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Hindryckx, J. and De Witte, K. (2015) The influence of the learning environment on course efficiency. Evidence from Flanders

Abstract


Using an unique and rich dataset of a large European higher vocational institute, this paper examines what
program, student and didactical characteristics can explain the differences among courses in obtaining high
course grades and student success rates, given the student intake. Applying an advanced conditional and
robust efficiency model, we examine the role of an elsewhere available textbook, versus (or combined with)
a course specific textbook, and learning materials from video or internet. We also test the influence on
course efficiency from objectivistic versus constructivist learning activities. Finally, we test for the role of
the examination format (i.e., written exam, oral exam, multiple choice, internship, versus continuous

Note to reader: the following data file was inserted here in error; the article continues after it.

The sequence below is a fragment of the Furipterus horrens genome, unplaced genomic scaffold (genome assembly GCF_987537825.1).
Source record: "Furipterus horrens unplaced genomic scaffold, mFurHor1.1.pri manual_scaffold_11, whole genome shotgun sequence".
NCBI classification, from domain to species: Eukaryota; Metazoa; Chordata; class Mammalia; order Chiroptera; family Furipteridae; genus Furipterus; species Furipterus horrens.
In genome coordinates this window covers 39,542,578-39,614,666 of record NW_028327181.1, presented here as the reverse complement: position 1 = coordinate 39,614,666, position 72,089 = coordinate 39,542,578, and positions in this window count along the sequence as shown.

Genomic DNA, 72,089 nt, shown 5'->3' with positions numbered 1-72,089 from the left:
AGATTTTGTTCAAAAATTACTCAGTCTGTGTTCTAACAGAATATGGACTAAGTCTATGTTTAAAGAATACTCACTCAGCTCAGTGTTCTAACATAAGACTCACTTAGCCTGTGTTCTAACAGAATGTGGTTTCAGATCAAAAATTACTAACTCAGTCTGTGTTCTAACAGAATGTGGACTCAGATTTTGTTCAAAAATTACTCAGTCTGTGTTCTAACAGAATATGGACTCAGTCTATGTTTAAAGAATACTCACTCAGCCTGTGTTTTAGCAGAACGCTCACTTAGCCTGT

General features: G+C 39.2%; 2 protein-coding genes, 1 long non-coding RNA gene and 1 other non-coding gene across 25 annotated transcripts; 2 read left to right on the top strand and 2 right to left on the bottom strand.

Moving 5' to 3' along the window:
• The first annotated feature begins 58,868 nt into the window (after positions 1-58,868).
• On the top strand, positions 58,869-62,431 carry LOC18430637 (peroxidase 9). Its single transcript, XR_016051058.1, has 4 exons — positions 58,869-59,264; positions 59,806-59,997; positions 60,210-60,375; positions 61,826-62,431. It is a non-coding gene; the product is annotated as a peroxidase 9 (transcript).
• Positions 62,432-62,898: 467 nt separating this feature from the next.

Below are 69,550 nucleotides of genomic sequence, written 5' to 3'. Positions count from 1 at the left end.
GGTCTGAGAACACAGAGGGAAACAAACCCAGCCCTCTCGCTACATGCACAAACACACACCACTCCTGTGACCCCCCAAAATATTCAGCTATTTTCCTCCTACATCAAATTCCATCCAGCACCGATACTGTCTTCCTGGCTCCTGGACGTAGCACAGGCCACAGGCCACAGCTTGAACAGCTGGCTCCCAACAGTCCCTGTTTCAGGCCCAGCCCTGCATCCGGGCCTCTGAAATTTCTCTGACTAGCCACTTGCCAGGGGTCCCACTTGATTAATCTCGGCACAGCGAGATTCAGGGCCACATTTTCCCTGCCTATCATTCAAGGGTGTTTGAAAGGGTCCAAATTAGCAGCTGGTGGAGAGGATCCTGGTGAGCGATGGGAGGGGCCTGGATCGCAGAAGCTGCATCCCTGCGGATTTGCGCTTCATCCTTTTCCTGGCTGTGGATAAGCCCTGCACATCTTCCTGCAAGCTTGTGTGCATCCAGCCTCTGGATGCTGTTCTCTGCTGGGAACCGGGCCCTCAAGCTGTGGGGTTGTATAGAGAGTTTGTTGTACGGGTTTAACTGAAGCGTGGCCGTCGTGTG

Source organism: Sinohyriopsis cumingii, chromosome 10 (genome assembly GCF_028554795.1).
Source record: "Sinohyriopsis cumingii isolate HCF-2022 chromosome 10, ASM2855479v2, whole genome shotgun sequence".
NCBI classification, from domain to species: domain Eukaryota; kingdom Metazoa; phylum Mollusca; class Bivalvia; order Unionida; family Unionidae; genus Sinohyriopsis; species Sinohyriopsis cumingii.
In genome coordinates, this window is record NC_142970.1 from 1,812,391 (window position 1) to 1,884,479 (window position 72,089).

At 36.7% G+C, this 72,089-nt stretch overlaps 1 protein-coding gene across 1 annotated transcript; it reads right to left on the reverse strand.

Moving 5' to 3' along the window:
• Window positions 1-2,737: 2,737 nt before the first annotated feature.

assessment). The results suggest that courses with distance learning have a significantly lower efficiency
than courses with face-to-face education. We observe that courses with objectivistic characteristics (mainly
lectures) have an unfavorable influence on the course efficiency in comparison to courses with only
constructivist characteristics (e.g. group work). In comparison to oral examinations, courses with written
examinations have lower grades and lower success rates, given the student intake. Courses using standard
text books and courses that combine own course materials with a general textbook and internet materials
have lower efficiency than courses which developed their own course materials.


Keywords: Higher vocational education; Conditional and robust efficiency; Learning environment; Student
outcomes; Student success rates

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